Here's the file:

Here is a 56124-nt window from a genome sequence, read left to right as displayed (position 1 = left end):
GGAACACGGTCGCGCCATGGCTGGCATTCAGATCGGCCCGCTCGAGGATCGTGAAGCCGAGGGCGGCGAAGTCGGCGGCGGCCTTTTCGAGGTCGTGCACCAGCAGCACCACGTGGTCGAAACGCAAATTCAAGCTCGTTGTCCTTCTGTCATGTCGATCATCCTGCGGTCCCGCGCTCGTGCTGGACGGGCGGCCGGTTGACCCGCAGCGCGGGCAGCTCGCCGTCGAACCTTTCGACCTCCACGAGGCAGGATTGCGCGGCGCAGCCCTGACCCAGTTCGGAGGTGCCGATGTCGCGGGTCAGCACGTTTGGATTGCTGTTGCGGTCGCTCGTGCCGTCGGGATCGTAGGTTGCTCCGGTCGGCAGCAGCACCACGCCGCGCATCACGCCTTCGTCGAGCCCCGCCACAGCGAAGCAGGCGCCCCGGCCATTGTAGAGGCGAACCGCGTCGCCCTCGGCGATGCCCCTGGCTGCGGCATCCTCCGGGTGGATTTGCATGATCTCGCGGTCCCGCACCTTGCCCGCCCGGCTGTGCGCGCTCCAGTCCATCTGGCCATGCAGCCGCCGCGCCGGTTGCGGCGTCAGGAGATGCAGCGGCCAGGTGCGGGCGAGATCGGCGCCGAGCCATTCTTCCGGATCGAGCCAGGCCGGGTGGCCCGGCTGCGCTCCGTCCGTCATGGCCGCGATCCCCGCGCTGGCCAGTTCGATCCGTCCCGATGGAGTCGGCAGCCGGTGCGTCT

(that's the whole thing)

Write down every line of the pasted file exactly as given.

Here is a 56124-nt window from a genome sequence, read left to right as displayed (position 1 = left end):
GGAACACGGTCGCGCCATGGCTGGCATTCAGATCGGCCCGCTCGAGGATCGTGAAGCCGAGGGCGGCGAAGTCGGCGGCGGCCTTTTCGAGGTCGTGCACCAGCAGCACCACGTGGTCGAAACGCAAATTCAAGCTCGTTGTCCTTCTGTCATGTCGATCATCCTGCGGTCCCGCGCTCGTGCTGGACGGGCGGCCGGTTGACCCGCAGCGCGGGCAGCTCGCCGTCGAACCTTTCGACCTCCACGAGGCAGGATTGCGCGGCGCAGCCCTGACCCAGTTCGGAGGTGCCGATGTCGCGGGTCAGCACGTTTGGATTGCTGTTGCGGTCGCTCGTGCCGTCGGGATCGTAGGTTGCTCCGGTCGGCAGCAGCACCACGCCGCGCATCACGCCTTCGTCGAGCCCCGCCACAGCGAAGCAGGCGCCCCGGCCATTGTAGAGGCGAACCGCGTCGCCCTCGGCGATGCCCCTGGCTGCGGCATCCTCCGGGTGGATTTGCATGATCTCGCGGTCCCGCACCTTGCCCGCCCGGCTGTGCGCGCTCCAGTCCATCTGGCCATGCAGCCGCCGCGCCGGTTGCGGCGTCAGGAGATGCAGCGGCCAGGTGCGGGCGAGATCGGCGCCGAGCCATTCTTCCGGATCGAGCCAGGCCGGGTGGCCCGGCTGCGCTCCGTCCGTCATGGCCGCGATCCCCGCGCTGGCCAGTTCGATCCGTCCCGATGGAGTCGGCAGCCGGTGCGTCT